Researchers, for the first time, have shown, using a new imaging technique based on Magnetic Resonance Imaging(MRI), how Alzheimer's attacks the brain over time. Until now, MRI was used to show how Alzheimer's disease shrinks the hippocampus, a key area of the brain for memory and learning. And post-mortem studies revealed how the disease devastates even larger brain areas. This is the first time a three-dimensional time lapse video of the progress of Alzheimer's disease in living patients has been produced.
Research teams from Los Angeles and the University of Queensland, Australia studied a group of 12 Alzheimer's patients and 14 healthy controls. They used changes in MRI scans over a period of two years to create three-dimensional videos, which shows brain damage spreading like wildfire through the Alzheimer brain. They found that there was sequential distribution of brain areas starting with the areas that are concerned with memory followed by emotional and inhibition control, and finally sensation. But areas controlling vision and some other functions are spared.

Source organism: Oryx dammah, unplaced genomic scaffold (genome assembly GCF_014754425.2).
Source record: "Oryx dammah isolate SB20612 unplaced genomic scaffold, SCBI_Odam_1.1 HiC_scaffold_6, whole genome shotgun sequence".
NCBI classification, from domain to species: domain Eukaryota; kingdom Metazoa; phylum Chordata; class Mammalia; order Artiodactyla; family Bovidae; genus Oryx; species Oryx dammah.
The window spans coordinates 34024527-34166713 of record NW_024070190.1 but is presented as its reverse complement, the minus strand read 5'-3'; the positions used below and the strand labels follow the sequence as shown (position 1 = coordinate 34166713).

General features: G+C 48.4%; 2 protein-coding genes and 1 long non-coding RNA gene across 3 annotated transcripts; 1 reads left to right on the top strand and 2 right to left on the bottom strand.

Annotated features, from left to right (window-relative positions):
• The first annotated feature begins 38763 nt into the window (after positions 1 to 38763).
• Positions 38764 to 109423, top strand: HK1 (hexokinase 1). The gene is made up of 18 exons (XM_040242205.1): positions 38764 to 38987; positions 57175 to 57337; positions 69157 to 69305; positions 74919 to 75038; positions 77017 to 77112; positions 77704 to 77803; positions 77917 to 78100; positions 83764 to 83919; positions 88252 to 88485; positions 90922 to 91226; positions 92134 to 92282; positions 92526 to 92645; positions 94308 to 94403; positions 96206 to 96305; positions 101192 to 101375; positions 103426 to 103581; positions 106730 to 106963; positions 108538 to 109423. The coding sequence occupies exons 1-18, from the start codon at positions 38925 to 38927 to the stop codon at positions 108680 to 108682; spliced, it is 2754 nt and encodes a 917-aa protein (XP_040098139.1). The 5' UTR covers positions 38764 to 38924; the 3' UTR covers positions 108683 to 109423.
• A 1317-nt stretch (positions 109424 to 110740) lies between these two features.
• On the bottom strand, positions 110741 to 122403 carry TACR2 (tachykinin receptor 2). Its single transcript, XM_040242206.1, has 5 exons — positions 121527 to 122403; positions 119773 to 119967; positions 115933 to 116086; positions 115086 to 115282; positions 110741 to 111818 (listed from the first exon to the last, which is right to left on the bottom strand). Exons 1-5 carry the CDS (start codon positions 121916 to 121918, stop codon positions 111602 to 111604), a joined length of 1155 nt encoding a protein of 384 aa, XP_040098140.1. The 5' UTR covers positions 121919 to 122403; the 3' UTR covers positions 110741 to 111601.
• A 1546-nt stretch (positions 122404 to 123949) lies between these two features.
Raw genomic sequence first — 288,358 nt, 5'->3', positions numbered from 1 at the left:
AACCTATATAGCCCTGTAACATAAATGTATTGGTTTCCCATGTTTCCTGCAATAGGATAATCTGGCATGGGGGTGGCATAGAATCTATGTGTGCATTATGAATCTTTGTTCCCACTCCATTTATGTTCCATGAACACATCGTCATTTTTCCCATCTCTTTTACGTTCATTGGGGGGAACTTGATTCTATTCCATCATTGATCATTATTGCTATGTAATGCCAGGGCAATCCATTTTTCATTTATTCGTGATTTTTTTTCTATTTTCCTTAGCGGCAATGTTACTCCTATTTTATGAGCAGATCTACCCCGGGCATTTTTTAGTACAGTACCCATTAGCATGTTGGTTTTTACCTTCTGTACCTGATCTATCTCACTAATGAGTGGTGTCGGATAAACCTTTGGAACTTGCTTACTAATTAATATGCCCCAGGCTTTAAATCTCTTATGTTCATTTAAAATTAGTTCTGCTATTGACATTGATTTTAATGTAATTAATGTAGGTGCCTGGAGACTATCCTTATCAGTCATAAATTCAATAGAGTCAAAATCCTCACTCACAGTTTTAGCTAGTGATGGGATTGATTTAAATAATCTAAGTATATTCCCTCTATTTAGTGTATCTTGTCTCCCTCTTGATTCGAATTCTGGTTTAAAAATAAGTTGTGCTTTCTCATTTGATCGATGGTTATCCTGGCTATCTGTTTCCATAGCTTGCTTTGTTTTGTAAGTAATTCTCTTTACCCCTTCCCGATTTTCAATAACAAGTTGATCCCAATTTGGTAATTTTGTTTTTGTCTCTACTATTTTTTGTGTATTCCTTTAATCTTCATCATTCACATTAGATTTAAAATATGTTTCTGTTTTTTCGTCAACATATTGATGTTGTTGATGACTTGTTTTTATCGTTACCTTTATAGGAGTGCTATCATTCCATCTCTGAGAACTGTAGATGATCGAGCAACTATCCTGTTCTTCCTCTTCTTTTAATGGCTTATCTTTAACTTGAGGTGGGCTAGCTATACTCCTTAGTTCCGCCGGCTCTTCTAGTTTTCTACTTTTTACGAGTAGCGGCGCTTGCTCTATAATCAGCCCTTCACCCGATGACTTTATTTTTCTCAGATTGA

The information available through this new technique can currently only be obtained indirectly, through cognitive testing. Researchers believe the new approach promises a better way of diagnosing and monitoring Alzheimer's disease.